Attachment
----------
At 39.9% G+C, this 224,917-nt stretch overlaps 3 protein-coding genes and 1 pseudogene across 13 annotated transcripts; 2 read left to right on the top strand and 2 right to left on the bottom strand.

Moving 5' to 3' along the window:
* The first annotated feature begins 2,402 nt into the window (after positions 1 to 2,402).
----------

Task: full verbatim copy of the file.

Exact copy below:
At 39.9% G+C, this 224,917-nt stretch overlaps 3 protein-coding genes and 1 pseudogene across 13 annotated transcripts; 2 read left to right on the top strand and 2 right to left on the bottom strand.

Moving 5' to 3' along the window:
* The first annotated feature begins 2,402 nt into the window (after positions 1 to 2,402).